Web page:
A team of astronomers have made the discovery of a lifetime that will help answer burning questions on the evolution of stars. The group is led by Evolutionary Studies Initiative member and Stevenson Professor of Physics and Astronomy, Keivan Stassun.
Stassun’s team generated a new model that greatly improved the way stars are measured in 2017.
“Being able to combine all of the different types of measurements into one coherent analysis was certainly key to being able to decipher the various unusual characteristics of this star system,” Stassun said.
The model helps predict the types of planets orbiting distant stars – called exoplanets. It has been used to identify the characteristics of more than 100 stars found by the TESS space telescope and 1,000s of others. But nothing prepared the team for what this new binary star system – which is actually two stars orbiting each other – could tell them about our universe.
According to Stassun, “This type of star is so extremely unusual that, frankly, we would not have thought to go looking for it – nobody has seen one before!”
Stassun explained how several key ingredients make this binary star system incredibly rare. Binary star systems are not uncommon among the cosmos, but one uncommon trait of this one is its orientation. When viewed from Earth, the stars eclipse each other. This allows researchers to calculate important qualities of the two stars more easily, like their mass and luminosity.
Also, stars can change size and luminosity in a process known as pulsating, and studies of these pulsations allow astronomers to probe the inner workings of stars, akin to Earth scientists using earthquake vibrations to study the Earth’s internal structure. Two rare types of stellar pulsating exist, each of which provides a different, complementary view of stellar interiors. One of the stars in this binary star system that Stassun’s team found exhibits a hybrid of both.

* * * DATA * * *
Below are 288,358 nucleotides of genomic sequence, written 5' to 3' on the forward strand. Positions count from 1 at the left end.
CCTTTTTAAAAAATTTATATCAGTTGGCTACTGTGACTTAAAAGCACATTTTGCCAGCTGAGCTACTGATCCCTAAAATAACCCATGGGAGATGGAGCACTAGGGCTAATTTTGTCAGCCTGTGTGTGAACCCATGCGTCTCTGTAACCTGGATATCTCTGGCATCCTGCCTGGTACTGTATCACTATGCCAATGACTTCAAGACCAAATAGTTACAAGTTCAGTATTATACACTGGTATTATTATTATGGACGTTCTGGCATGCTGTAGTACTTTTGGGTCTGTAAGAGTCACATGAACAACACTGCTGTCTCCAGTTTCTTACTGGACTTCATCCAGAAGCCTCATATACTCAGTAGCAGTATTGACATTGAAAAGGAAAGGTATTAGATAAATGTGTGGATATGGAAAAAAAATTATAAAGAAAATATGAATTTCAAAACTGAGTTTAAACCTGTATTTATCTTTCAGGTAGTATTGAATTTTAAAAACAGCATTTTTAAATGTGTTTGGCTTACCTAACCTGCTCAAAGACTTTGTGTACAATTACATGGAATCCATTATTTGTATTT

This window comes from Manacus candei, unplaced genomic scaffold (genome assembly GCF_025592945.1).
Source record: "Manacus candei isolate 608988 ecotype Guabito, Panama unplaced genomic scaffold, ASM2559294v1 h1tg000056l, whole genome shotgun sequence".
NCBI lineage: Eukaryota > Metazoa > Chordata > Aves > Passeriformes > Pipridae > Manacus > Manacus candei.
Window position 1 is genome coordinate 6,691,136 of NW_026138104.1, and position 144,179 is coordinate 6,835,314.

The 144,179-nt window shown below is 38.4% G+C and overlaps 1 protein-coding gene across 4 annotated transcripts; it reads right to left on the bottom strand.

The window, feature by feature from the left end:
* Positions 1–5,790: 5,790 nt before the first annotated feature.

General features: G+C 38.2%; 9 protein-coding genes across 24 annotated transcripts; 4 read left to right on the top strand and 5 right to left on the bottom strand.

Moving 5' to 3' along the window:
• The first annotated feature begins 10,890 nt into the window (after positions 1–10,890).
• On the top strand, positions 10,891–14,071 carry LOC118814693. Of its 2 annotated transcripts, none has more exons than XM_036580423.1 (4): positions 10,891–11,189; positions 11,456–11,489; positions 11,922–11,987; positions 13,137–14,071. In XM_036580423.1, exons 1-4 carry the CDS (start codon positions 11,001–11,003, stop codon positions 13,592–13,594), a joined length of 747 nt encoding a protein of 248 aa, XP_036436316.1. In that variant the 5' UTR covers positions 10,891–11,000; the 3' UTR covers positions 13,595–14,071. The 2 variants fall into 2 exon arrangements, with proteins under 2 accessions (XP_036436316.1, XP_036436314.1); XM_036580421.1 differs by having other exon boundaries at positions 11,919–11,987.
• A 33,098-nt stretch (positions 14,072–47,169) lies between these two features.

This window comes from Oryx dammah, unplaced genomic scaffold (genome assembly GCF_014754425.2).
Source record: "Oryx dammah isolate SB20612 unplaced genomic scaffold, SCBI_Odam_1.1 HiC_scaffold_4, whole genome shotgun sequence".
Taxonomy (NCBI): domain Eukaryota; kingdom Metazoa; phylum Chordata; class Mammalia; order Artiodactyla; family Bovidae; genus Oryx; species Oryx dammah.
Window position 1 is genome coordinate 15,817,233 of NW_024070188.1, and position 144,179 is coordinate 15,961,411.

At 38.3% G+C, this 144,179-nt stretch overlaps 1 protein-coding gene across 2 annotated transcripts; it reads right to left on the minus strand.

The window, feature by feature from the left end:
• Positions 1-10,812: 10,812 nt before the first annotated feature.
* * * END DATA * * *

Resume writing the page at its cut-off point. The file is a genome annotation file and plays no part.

“Stars exhibiting either of those pulsating behaviors are quite rare; a star exhibiting hybrid pulsating behavior is even more so,” Stassun said.
Next, this unique star has a strong magnetic field, which is decidedly uncommon for a hybrid pulsating star, and which could be a key missing ingredient in current theories for understanding the earliest stages of stellar evolution.
“This type of star is so extremely unusual that, frankly, we would not have thought to go looking for it – nobody has seen one before!”
— Keivan Stassun
Finally, according to Stassun, “this is the first time that one of these rare magnetic hybrid pulsating stars has been found that is part of a star cluster and that is moreover a part of an eclipsing binary system. It seems quite unlikely that TESS will discover another star that has all of these attributes together.”
Graduate student Dax Feliz, also played a major role in this project. He joined the lab as a fellow through the Fisk-Vanderbilt Masters-to-PhD Bridge Program.
According to Feliz, “the discovery of this rare eclipsing binary star system provides a fantastic test bed for understanding how stellar binaries evolve over time. As the TESS mission continues observing large patches of sky, star systems like HD 149834 which are located in star clusters can help us further our understanding of stellar evolution.”
The team received plenty of help from the Frist Center for Autism and Innovation. The center, founded by Stassun in 2018, works to understand and promote neurodiverse talents.
When asked about the center’s contribution, Stassun said, “we have students and interns who have expertise with data visualization, and that process is becoming increasingly important for detecting rare patterns in data, such as extreme – and extremely interesting – ‘outliers’ such as the system we discovered in this study.”
Reference: “Discovery and Characterization of a Rare Magnetic Hybrid β Cephei Slowly Pulsating B-type Star in an Eclipsing Binary in the Young Open Cluster NGC 6193” by Keivan G. Stassun, Guillermo Torres, Cole Johnston, Daniel J. Stevens, Dax L. Feliz, Marina Kounkel and Luke G. Bouma, 5 April 2021, The Astrophysical Journal.
If I had a neutron star I’d give it to you.